The solutions to many 2D signal processing problems rely on the identification of patterns (e.g. molecules in biological imagery) or local structures (e.g. edges/ridges in general) that could appear with arbitrary orientations.
Our method of study is to consider an optimal linear approximation problem, where we simultaneously approximate a given square-integrable function together with all of its rotations by linear combinations of functions from a fixed set, say . That is to say, we are interested in minimising the following average approximation error
where computes the orthogonal projection onto the span of the basis. This minimisation leads to the following rotation-covariant linear expansion, which we name Fourier-Argand representation,
Each term of this expansion is rotation-covariant, in the sense that rotating each basis function amounts to multiplying it by a (complex) scalar, i.e., .
A few terms are sufficient to form a very accurate approximation to heavily elongated (high directional selectivity) functions while being readily steerable. See the figure below: (left) an elongated Gaussian (aspect ratio 1:10), (right) 10-term Fourier-Argand approximation.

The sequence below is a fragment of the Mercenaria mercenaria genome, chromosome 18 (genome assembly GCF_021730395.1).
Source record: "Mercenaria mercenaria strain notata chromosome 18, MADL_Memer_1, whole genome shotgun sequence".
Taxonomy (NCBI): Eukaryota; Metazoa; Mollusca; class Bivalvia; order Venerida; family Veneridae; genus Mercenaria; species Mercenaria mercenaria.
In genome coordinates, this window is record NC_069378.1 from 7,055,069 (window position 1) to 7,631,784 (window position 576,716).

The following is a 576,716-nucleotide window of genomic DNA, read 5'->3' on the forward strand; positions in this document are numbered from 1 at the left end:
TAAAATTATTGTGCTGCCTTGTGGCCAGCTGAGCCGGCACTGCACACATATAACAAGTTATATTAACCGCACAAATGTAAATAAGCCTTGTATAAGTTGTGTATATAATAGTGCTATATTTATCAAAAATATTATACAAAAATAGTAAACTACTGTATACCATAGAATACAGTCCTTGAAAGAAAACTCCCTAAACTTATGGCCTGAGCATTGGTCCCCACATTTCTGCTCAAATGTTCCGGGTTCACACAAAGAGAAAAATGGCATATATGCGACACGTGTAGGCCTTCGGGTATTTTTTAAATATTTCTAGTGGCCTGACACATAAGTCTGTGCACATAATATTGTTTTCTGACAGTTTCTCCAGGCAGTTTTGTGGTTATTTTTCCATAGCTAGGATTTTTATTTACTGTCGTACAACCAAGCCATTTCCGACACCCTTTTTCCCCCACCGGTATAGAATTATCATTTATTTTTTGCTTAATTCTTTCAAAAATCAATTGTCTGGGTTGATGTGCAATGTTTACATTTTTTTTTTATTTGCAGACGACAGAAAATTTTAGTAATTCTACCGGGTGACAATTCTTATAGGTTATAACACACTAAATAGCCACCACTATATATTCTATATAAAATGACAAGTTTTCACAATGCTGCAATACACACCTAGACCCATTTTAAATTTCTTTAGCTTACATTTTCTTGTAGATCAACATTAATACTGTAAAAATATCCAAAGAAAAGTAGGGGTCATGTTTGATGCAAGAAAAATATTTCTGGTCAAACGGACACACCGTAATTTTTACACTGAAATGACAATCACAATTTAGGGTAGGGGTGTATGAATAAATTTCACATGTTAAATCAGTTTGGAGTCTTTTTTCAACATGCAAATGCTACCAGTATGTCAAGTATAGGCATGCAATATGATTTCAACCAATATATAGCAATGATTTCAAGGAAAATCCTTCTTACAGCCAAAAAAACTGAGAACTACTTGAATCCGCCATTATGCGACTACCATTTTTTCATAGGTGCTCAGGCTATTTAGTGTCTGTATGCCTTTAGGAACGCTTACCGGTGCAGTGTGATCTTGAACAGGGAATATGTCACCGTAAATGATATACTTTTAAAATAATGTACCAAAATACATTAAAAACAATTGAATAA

Elongated Gaussian | 10-Term Fourier-Argand Approximation |
The representation allows us to efficiently detection image local structures. See the figure below for an example on ridge-like blood vessel detection.
Retinal Image | Filter Response | Detection Result |
We also show how the Fourier-Argand representation of arbitrary patterns can be obtained using the Radon transformation:
[1] Zhao, T. & Blu, T.,"The Fourier-Argand representation: an optimal basis of steerable patterns", IEEE Transactions on Image Processing, Vol. 29 (1), pp. 6357–6371, December 2020. |